Does the Secretary of State accept that if an Assembly is to come back to Northern Ireland—and we all here support that—the structure of that Assembly has to be right, so that no one party can pull it down?
I want to see a fully functioning, devolved Government as we have seen in the past, as that would be best for the people of Northern Ireland, and so that many of the decisions and the policies that right hon. and hon. Members will raise today can be taken in the right place, which is Stormont.
Is cearta daonna iad cearta teanga agus tá cothrom na féinne tuilte ag lucht labhartha na Gaeilge.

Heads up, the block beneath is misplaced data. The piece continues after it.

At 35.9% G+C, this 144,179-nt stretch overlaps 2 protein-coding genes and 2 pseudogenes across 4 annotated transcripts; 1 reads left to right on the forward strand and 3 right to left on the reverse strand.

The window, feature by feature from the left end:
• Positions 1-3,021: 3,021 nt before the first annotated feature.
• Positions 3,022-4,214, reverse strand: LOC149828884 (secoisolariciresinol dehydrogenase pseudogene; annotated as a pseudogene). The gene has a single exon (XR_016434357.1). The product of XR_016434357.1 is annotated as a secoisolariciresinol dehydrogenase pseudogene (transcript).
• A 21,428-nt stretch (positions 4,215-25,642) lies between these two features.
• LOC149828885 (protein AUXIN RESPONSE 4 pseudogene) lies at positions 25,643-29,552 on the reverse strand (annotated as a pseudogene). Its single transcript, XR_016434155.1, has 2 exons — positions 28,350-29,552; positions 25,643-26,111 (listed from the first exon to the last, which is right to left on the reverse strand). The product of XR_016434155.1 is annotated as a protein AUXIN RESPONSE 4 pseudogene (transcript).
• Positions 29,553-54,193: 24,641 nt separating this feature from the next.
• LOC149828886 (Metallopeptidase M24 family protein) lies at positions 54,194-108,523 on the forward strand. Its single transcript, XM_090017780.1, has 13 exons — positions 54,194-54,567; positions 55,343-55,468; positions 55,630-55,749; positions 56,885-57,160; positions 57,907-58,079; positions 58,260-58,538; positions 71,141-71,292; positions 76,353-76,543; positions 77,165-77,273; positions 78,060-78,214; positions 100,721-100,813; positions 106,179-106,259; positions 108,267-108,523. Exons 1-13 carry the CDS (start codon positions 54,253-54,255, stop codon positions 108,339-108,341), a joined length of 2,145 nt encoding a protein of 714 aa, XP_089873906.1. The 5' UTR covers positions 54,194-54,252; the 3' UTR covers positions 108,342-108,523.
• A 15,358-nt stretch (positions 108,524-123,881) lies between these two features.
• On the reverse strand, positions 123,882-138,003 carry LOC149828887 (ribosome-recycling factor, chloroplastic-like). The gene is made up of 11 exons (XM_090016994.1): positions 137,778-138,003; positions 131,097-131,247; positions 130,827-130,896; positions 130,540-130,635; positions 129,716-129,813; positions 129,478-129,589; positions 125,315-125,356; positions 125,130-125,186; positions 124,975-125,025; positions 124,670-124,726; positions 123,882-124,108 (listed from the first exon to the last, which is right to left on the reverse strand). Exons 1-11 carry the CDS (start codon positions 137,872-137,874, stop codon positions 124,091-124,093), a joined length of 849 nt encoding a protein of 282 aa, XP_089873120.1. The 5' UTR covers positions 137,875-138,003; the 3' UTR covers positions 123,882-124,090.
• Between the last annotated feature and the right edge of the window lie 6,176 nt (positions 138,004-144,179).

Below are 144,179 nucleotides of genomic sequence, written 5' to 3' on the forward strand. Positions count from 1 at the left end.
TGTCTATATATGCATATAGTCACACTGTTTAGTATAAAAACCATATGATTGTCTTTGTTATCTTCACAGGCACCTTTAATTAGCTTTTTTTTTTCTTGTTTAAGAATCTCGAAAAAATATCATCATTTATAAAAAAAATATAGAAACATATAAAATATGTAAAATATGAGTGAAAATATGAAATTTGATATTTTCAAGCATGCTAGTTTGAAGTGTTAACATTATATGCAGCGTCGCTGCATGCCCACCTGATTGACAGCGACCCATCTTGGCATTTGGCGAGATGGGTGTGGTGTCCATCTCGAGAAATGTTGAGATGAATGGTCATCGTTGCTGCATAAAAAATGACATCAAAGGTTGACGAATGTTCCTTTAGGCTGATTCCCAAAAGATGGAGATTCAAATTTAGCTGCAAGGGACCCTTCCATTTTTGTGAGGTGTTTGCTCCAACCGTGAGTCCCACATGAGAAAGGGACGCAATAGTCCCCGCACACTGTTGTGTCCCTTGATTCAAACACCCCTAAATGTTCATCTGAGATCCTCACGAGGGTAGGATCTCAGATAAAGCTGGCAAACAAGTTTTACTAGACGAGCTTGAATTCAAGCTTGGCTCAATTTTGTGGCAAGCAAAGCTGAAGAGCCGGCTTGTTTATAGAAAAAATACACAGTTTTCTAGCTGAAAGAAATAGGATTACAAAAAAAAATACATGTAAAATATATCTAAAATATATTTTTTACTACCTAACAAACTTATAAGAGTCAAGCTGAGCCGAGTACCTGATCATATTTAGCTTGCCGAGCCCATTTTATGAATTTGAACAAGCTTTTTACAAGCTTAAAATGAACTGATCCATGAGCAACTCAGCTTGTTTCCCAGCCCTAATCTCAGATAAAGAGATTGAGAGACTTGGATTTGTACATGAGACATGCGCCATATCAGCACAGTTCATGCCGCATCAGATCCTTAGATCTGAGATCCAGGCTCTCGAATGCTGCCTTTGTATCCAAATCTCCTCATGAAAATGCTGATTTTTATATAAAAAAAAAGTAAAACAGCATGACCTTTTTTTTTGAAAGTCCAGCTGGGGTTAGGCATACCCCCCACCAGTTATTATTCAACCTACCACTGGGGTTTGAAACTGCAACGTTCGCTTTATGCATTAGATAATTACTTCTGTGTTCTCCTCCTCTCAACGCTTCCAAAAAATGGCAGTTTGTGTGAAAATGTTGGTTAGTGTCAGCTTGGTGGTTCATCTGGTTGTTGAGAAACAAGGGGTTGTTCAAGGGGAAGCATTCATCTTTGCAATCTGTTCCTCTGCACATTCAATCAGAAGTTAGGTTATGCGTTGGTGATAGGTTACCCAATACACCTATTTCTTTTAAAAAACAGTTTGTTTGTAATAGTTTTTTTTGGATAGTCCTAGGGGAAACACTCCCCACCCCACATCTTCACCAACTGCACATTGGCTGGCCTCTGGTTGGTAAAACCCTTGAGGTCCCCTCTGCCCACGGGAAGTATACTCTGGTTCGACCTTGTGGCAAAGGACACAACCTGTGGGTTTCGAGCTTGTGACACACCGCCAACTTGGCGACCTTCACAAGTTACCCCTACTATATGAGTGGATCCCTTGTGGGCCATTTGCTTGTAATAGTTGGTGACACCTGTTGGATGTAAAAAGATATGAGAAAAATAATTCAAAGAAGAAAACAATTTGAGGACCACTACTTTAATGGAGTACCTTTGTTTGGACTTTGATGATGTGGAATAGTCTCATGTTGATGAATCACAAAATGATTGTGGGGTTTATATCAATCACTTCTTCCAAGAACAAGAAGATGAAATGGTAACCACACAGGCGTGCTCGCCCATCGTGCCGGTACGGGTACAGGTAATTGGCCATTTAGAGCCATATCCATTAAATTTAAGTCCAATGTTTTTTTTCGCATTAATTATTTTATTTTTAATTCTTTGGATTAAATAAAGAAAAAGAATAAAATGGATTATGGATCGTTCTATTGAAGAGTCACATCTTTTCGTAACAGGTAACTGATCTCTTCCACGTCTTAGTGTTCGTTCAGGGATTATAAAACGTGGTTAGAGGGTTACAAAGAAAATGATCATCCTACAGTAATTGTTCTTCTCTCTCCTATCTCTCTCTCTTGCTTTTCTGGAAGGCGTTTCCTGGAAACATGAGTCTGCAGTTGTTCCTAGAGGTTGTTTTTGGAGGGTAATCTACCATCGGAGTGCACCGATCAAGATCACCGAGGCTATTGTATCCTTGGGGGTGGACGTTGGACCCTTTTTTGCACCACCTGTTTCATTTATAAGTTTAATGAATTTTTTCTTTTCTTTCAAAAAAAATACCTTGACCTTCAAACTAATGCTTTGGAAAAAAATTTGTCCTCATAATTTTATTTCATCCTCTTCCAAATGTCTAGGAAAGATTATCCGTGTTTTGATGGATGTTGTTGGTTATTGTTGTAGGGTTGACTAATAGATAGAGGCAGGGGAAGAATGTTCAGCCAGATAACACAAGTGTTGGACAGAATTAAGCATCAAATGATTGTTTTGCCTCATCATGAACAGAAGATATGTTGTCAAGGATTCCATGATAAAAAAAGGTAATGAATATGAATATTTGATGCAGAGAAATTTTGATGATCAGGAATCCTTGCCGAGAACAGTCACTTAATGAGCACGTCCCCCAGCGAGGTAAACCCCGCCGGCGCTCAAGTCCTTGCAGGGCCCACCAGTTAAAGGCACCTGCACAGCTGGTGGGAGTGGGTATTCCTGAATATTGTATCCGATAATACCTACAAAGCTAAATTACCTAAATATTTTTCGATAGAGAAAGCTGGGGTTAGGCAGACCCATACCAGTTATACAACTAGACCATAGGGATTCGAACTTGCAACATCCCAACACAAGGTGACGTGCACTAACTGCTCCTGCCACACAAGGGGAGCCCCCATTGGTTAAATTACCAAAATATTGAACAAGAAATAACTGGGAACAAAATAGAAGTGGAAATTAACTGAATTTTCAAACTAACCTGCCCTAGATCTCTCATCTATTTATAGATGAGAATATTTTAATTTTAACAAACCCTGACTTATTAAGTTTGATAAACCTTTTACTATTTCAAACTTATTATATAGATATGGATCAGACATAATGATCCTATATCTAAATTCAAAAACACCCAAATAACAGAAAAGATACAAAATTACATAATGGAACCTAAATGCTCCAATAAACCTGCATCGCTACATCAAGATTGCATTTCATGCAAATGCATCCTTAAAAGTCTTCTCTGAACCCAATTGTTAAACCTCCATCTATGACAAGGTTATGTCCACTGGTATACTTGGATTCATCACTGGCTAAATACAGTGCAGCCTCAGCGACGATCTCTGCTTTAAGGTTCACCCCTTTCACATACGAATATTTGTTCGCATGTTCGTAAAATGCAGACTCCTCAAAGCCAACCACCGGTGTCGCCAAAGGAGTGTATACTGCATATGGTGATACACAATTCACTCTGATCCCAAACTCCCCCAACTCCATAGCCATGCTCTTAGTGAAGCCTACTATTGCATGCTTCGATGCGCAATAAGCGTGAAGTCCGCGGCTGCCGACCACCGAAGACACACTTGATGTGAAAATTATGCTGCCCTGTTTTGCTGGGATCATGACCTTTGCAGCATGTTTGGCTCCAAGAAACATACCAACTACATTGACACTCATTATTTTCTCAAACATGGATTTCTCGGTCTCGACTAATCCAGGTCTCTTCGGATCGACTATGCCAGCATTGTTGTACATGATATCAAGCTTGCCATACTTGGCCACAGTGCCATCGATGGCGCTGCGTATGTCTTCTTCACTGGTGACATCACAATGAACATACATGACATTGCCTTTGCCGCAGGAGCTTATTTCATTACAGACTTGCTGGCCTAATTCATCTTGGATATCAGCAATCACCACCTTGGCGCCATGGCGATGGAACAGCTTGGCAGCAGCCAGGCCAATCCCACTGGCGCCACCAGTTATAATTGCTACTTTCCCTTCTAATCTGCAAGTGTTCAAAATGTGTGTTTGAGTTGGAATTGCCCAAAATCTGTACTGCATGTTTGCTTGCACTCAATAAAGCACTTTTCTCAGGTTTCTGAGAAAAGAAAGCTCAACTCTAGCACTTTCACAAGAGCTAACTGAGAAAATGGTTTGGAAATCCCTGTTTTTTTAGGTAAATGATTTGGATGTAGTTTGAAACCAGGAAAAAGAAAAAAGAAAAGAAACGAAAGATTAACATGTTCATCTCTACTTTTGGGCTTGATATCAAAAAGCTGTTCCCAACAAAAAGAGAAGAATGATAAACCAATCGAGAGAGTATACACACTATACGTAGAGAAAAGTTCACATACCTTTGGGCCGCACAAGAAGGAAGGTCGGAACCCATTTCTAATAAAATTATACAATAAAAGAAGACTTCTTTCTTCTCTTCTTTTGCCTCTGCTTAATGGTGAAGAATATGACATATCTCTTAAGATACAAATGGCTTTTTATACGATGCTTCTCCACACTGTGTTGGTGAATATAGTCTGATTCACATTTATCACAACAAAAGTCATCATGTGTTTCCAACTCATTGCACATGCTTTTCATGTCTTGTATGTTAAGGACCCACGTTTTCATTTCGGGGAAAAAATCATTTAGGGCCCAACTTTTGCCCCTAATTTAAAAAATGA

Under the St Andrews agreement of 2006, the British Government pledged to introduce an Irish language Act based on the experiences of Wales and the Republic of Ireland. Will the Secretary of State uphold that commitment by introducing an Irish language Act if power-sharing institutions are not restored within six months?
I assume that that intervention contained a translation. That is my working premise—
I would be delighted to offer a translation if that would be sufficient.
I thought it had been offered, but if it has not been, I hope that the hon. Lady will indulge not just me, but the House.
Language rights are human rights and the Irish speakers of Ireland deserve fair play.